Back when I started in digital marketing, the web itself was really just a niche market. We could glean demographic data simply by knowing if someone was looking at a website during their lunch hour. This assumed a certain type of American, white collar worker. We got our budgets out of a marketer's experimental budget. Everyone was dipping their toes into the web, but you could draw certain assumptions about the demographics of the audience on there.
This has no longer been true for a while now. We've thought of the web demo these days as broadly representative of the population at large in the U.S. But as the web continues to grow, we'll see three distinct, but interrelated trends.
New niches become massive.
First, groups that were previously too small to statistically matter as a demo will grow to be large enough to be important. These growing niches are something I personally find interesting. More internet users in the US? Great! We've been seeing this at a steady clip for the last decade. The internet as a commercial medium has become more robust as more and more Americans have decided to give the internet a whirl and become addicted to it. This kind of scaling of customers is a gift to marketers. One of your channels - one with a relatively low marketing cost at that - has more customers? Great! Adjust marketing spend accordingly and you're off to the races.
Complexity, however, emerges. An opportunity through scale in America presents itself. The web now, of course, is mainstream, and it houses dozens of niches that can be marketed to. This is going to explode as these niches achieve scale. Customizing your marketing message to female Muslim teenagers who like pop music, to fans of adult fans fantasy literature. So many different opportunities. It'll be super interesting and fun. Customized marketing for every demo.
Whole new communities around the world
New American niches and fandoms, however, are the smallest of these new potential opportunities. What's crazy exciting is the imminent arrival of the entire rest of the world, beyond the current mature markets, on the mobile web. It's one thing to go from 3 billion to 6 billion internet users in 5 years. It's another when they're going to come online all over the world. Whole new markets are emerging. Whole new messages will need to be crafted. It's not just about changing your media channel dollar allocation, it's about crafting a message that resonates for each and every individual group that comes online. Every new emerging country. Every new demographic.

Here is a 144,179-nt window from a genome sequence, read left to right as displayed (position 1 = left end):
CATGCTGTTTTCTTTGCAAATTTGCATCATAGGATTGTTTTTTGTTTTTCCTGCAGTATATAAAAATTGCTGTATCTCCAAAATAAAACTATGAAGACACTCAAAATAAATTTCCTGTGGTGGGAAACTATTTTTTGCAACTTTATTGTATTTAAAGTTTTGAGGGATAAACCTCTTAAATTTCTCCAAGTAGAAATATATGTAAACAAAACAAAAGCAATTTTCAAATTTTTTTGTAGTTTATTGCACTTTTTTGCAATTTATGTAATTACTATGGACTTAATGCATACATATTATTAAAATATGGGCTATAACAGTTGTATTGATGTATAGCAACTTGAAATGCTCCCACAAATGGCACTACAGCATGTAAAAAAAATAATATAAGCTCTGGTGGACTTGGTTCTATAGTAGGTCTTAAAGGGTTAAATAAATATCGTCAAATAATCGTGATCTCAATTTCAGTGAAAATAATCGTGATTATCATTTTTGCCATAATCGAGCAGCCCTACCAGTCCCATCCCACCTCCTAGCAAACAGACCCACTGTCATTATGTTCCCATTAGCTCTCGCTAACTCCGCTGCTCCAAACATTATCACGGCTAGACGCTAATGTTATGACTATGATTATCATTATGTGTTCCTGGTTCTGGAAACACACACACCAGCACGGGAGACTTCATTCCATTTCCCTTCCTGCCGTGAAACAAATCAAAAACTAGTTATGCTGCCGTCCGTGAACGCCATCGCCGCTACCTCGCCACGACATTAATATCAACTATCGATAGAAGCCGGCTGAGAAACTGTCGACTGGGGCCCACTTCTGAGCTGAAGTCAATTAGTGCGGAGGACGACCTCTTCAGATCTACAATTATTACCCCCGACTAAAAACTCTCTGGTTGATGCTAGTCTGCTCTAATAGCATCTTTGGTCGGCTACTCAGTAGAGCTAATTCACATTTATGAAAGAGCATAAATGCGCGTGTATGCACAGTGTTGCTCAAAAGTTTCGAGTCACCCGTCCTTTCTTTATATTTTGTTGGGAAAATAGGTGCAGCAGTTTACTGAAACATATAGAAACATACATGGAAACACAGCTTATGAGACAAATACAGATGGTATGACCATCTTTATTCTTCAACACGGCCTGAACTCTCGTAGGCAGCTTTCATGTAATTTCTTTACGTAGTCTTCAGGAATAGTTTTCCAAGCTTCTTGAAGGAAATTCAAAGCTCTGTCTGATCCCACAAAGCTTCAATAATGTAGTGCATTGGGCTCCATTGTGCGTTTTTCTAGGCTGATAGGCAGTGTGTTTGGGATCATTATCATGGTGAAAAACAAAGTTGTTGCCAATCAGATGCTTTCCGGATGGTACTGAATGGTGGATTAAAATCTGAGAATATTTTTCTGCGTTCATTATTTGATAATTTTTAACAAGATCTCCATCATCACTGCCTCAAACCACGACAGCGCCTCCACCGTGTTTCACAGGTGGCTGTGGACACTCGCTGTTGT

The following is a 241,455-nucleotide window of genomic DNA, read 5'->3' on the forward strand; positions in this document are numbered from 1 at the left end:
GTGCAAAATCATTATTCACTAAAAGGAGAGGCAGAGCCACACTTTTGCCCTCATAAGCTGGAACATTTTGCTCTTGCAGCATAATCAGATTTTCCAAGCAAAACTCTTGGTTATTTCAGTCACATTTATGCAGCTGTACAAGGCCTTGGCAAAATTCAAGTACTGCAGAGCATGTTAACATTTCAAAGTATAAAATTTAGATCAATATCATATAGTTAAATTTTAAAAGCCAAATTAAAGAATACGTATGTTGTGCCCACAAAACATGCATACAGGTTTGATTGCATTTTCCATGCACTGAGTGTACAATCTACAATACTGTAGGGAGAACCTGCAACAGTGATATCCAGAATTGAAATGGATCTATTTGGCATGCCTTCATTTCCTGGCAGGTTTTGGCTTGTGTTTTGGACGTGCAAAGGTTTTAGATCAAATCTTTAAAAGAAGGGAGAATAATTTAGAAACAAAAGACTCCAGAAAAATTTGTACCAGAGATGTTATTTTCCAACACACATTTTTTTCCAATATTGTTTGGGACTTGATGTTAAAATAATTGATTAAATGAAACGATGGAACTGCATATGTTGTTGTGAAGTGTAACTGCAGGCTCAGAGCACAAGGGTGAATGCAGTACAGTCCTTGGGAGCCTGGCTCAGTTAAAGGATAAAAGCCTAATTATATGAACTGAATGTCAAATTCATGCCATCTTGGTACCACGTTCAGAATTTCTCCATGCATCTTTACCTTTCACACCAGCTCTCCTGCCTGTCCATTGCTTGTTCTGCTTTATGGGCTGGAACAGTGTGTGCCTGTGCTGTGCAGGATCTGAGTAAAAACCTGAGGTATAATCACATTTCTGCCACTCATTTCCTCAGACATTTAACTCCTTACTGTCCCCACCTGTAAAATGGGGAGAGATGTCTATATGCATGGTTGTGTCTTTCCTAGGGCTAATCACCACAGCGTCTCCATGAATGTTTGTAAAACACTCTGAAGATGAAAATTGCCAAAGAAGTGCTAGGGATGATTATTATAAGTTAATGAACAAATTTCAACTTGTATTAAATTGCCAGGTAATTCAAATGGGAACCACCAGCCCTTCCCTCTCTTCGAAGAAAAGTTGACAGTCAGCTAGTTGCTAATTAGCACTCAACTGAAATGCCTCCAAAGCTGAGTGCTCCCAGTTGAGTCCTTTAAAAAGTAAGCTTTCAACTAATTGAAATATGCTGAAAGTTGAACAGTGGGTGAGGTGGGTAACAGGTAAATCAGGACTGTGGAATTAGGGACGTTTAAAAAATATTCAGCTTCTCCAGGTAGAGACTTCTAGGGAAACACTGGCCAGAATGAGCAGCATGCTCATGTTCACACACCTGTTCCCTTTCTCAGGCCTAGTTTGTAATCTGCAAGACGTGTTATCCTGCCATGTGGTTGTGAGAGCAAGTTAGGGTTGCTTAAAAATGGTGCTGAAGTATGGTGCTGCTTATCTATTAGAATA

Mobile becomes dominant
Finally we have mobile. When the first billion internet users came online, we were crafting our message for people sitting at their desks. We know this is no longer true, but the next three billion, says Ericsson, will come online on their mobile phones. That is insane. There are so many more possibilities. Messages for home, work, in transit, at the mall at the store. We've begun experimenting with this, but I think we've only really scratched the surface.
Three billion more users. All over the world. With myriad hopes and dreams, ambitions, concerns and passions. Different cultural backgrounds and different contexts. We've known for a long time that we need to customize our brand's message by channel and demographic. That challenge is going to explode. Instead of 1-5 regional markets and 3-4 demos, we're looking at literally dozens of regional markets and hundreds of demos and contexts. Niche audiences and demos will become giant by way of sheer scale.
Managing the messages
And all of these messages, of course, will need to support our brand's values and flow from the brand architecture. Just managing the details is going to be an insanely complex task. Noah's been talking a lot lately about "multidimensional marketing." I don't think he likes the name, but it's an interesting way to look at the challenges. Your message needs to be filtered by region, demographic, niche community, and geographic context/activity. There are potentially thousands of messages that need to flow back to the main brand platform. They need to be delivered in the right channel, at the right time. It's can be a terrifying thought. The sheer paperwork alone seems insurmountable.
But it also presents amazing challenges. In my career I've had extraordinary success customizing a brand message to a niche audience. The potential for doing this at scale is insanely exciting to me. And the more people that join the web, across mobile and different regions, the more potential I see for it.